If you live in a place where water is not limited, good for you. You may want to skip this article then. But if you are a prepper, you surely will keep reading. Water scarcity can happen anywhere in the world, and you should know this already.
Worldwide water supply is rapidly shrinking. Anything we could work on now to use less water to produce our food is going to be a huge step in our overall level of preparedness. Increasing the efficiency of our production facilities without consuming valuable resources is going to be an excellent sales promotion, if we win the race of life and need to sell our BOL to go to end our last days in a retirement home and our grown-up kids don´t want/can´t take care of the place.
It allows not just using less water generally speaking; it means that we are going to have some sort of a buffer zone if rains get delayed as it has happened in Venezuela a few times. Drought can happen most anywhere and with changing weather patterns, it may be more likely in your area than you realize.
This is my main goal, indeed.
Rains were expected to start 3 weeks ago? No problem. Just open the valve of the gravity-fed, underground or semi-underground drip irrigation system, and let the hydrogel start working on. You could even control the humidity level remotely, as a means to verify the correct functioning of the irrigation system.
These sensors can be easily wired up, and in my case, with just three of them, one at the beginning, other in the middle, and one at the end it should be a good indication the pipe is unclogged (common problem in underground irrigation pipes) and working. Good thing is, being a corrosion engineer I can even makeshift a little rig for this, one to be remotely monitored with a computer, and another one that won´t need computers, but the natural resistivity of the dry soil itself.
Stay tuned, as this design is another improvement I am planning for the next articles once I can come back.
With a careful choice of the gel properties, it should be innocuous and non-harmful to the soil.
Being very careful with what I eat and where I get it from, I did good research, and found out there are some hydrogels NOT suited for growing food (usually dirt cheap), and some others that are, indeed, non-harmful and don´t contaminate our soil. This contamination can be because the gel is based on a plastic that won´t degrade EVER (which is not good) or by introducing foreign elements like high sodium in the water our plants are going to drink. Not good neither, usually. Using the wrong gel could lead to a potential disaster.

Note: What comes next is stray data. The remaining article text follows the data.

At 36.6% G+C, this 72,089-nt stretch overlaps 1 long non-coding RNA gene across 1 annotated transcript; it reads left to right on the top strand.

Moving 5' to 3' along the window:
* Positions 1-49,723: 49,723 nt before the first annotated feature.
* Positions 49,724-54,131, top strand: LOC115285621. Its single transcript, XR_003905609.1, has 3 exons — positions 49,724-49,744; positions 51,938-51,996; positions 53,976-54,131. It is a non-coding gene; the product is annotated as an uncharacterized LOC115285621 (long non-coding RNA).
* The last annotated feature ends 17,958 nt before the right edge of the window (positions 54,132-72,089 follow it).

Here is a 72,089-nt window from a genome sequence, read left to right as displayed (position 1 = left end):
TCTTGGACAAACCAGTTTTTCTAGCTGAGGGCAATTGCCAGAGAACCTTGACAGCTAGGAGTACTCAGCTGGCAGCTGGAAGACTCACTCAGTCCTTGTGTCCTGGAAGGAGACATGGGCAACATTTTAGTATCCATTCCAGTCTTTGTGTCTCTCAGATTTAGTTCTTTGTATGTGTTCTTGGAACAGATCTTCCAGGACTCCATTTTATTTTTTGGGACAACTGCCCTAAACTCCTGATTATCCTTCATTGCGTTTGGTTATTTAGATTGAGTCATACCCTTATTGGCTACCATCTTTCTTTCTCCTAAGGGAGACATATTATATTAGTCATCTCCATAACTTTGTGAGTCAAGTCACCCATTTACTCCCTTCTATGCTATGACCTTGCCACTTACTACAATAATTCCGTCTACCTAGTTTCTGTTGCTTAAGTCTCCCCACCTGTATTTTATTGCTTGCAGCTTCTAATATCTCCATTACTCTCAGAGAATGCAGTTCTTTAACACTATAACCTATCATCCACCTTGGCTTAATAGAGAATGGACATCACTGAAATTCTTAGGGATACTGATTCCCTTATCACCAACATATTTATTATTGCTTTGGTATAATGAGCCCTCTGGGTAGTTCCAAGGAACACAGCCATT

My advice? Buy a small batch and run a test first before applying it at a larger scale. Nothing wrong with trying something out on a small scale first.
A plus is, this product has been subject to enough field trials to allow a good amount of confidence. However, it´s highly advisable that anyone looking to implement it, better look for a technical consultant to achieve optimum results. There is enough data available in the public domain, though.
When you read specialized literature, like peer-reviewed articles. That means only that the results and methodology used in the research have to be approved by a team composed of experts; among these guys, can be your colleagues and other people working and related to the area. After that team has found the study is proven to be valid, only then is released to the public.
When you read in the papers words like “significant difference between samples” and the amounts of the products are between the grams of hydrogel per kilo of soil, it has to be good. This gel is sold by the kilo. Better brands are usually expensive, but their performance is usually much better, and according to the manufacturers it´s proven to be nonharmful. I read a paper where a maize planting with 0.4% of hydrogel resulted in a healthier, taller, and better-rooted plant despite being grown in an arid climate.
It is quite interesting to learn that this capability of water storage is not the only benefit; most of the plants benefit as well from a ventilated soil. Air is important because of the nitrogen content. As the gel loses water, its volume diminishes. This change in volume generates cavities in the soil that allow airflow to circulate, and that is a side effect that usually results in positive benefits for plants.
Even better; if the water used is classified as a “grey” water, and primarily filtered by a trap grease, subject to a process described already in one of my previous articles using swamp plants to purify and clarify it, our water usage will be quite efficient.
However, the response of this compound to below zero temperatures is not clear. They have been created mainly for arid environments. This being said, it is very likely to be used in a greenhouse, where temperatures are meant to be more or less controlled and stable year around.